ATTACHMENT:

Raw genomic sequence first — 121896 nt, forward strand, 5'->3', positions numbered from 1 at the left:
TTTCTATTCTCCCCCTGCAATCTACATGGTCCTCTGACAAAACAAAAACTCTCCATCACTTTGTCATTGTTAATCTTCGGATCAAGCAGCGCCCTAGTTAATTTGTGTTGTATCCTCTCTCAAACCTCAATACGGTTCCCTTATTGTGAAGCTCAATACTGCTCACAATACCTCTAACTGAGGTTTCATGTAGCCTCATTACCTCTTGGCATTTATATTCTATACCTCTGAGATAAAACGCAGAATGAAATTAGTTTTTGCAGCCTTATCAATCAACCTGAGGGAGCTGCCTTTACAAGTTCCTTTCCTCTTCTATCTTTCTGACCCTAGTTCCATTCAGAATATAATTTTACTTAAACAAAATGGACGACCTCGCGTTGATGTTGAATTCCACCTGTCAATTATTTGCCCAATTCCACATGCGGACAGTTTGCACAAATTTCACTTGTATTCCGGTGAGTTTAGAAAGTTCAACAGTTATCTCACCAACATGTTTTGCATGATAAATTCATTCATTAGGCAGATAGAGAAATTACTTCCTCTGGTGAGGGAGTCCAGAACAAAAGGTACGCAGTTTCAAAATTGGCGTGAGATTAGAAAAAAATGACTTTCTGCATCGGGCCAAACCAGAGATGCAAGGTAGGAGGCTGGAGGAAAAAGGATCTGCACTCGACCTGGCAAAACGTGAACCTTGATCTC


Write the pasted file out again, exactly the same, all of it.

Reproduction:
Raw genomic sequence first — 121896 nt, forward strand, 5'->3', positions numbered from 1 at the left:
TTTCTATTCTCCCCCTGCAATCTACATGGTCCTCTGACAAAACAAAAACTCTCCATCACTTTGTCATTGTTAATCTTCGGATCAAGCAGCGCCCTAGTTAATTTGTGTTGTATCCTCTCTCAAACCTCAATACGGTTCCCTTATTGTGAAGCTCAATACTGCTCACAATACCTCTAACTGAGGTTTCATGTAGCCTCATTACCTCTTGGCATTTATATTCTATACCTCTGAGATAAAACGCAGAATGAAATTAGTTTTTGCAGCCTTATCAATCAACCTGAGGGAGCTGCCTTTACAAGTTCCTTTCCTCTTCTATCTTTCTGACCCTAGTTCCATTCAGAATATAATTTTACTTAAACAAAATGGACGACCTCGCGTTGATGTTGAATTCCACCTGTCAATTATTTGCCCAATTCCACATGCGGACAGTTTGCACAAATTTCACTTGTATTCCGGTGAGTTTAGAAAGTTCAACAGTTATCTCACCAACATGTTTTGCATGATAAATTCATTCATTAGGCAGATAGAGAAATTACTTCCTCTGGTGAGGGAGTCCAGAACAAAAGGTACGCAGTTTCAAAATTGGCGTGAGATTAGAAAAAAATGACTTTCTGCATCGGGCCAAACCAGAGATGCAAGGTAGGAGGCTGGAGGAAAAAGGATCTGCACTCGACCTGGCAAAACGTGAACCTTGATCTC